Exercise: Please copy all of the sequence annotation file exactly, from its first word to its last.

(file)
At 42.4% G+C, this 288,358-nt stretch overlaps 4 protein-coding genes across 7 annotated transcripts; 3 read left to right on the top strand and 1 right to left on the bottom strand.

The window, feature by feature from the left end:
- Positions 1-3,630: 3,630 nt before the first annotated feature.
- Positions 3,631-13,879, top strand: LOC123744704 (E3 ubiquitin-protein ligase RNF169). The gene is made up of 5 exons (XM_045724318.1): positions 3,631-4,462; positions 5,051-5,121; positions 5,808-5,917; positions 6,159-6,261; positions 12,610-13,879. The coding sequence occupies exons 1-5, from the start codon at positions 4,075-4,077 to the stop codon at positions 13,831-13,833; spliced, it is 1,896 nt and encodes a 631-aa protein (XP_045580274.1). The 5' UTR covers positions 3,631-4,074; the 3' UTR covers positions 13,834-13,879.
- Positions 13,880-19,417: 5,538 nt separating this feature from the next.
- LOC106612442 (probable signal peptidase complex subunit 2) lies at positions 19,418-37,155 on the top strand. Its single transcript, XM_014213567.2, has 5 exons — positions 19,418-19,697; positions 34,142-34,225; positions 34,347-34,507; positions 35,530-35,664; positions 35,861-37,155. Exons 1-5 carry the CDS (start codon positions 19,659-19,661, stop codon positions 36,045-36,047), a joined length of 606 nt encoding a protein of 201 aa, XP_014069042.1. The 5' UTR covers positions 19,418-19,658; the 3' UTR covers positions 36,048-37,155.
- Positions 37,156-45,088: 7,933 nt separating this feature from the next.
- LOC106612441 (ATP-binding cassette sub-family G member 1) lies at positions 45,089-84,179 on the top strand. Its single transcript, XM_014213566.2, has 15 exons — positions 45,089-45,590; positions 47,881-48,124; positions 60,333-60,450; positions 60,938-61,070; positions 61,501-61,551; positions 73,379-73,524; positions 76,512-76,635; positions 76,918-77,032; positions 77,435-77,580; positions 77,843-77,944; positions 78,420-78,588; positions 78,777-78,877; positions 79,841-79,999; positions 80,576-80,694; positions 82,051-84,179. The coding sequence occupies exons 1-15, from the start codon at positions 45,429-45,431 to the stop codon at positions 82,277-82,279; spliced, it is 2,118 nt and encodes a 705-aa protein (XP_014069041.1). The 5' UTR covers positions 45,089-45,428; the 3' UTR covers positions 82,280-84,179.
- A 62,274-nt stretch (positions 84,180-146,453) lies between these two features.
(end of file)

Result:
At 42.4% G+C, this 288,358-nt stretch overlaps 4 protein-coding genes across 7 annotated transcripts; 3 read left to right on the top strand and 1 right to left on the bottom strand.

The window, feature by feature from the left end:
- Positions 1-3,630: 3,630 nt before the first annotated feature.
- Positions 3,631-13,879, top strand: LOC123744704 (E3 ubiquitin-protein ligase RNF169). The gene is made up of 5 exons (XM_045724318.1): positions 3,631-4,462; positions 5,051-5,121; positions 5,808-5,917; positions 6,159-6,261; positions 12,610-13,879. The coding sequence occupies exons 1-5, from the start codon at positions 4,075-4,077 to the stop codon at positions 13,831-13,833; spliced, it is 1,896 nt and encodes a 631-aa protein (XP_045580274.1). The 5' UTR covers positions 3,631-4,074; the 3' UTR covers positions 13,834-13,879.
- Positions 13,880-19,417: 5,538 nt separating this feature from the next.
- LOC106612442 (probable signal peptidase complex subunit 2) lies at positions 19,418-37,155 on the top strand. Its single transcript, XM_014213567.2, has 5 exons — positions 19,418-19,697; positions 34,142-34,225; positions 34,347-34,507; positions 35,530-35,664; positions 35,861-37,155. Exons 1-5 carry the CDS (start codon positions 19,659-19,661, stop codon positions 36,045-36,047), a joined length of 606 nt encoding a protein of 201 aa, XP_014069042.1. The 5' UTR covers positions 19,418-19,658; the 3' UTR covers positions 36,048-37,155.
- Positions 37,156-45,088: 7,933 nt separating this feature from the next.
- LOC106612441 (ATP-binding cassette sub-family G member 1) lies at positions 45,089-84,179 on the top strand. Its single transcript, XM_014213566.2, has 15 exons — positions 45,089-45,590; positions 47,881-48,124; positions 60,333-60,450; positions 60,938-61,070; positions 61,501-61,551; positions 73,379-73,524; positions 76,512-76,635; positions 76,918-77,032; positions 77,435-77,580; positions 77,843-77,944; positions 78,420-78,588; positions 78,777-78,877; positions 79,841-79,999; positions 80,576-80,694; positions 82,051-84,179. The coding sequence occupies exons 1-15, from the start codon at positions 45,429-45,431 to the stop codon at positions 82,277-82,279; spliced, it is 2,118 nt and encodes a 705-aa protein (XP_014069041.1). The 5' UTR covers positions 45,089-45,428; the 3' UTR covers positions 82,280-84,179.
- A 62,274-nt stretch (positions 84,180-146,453) lies between these two features.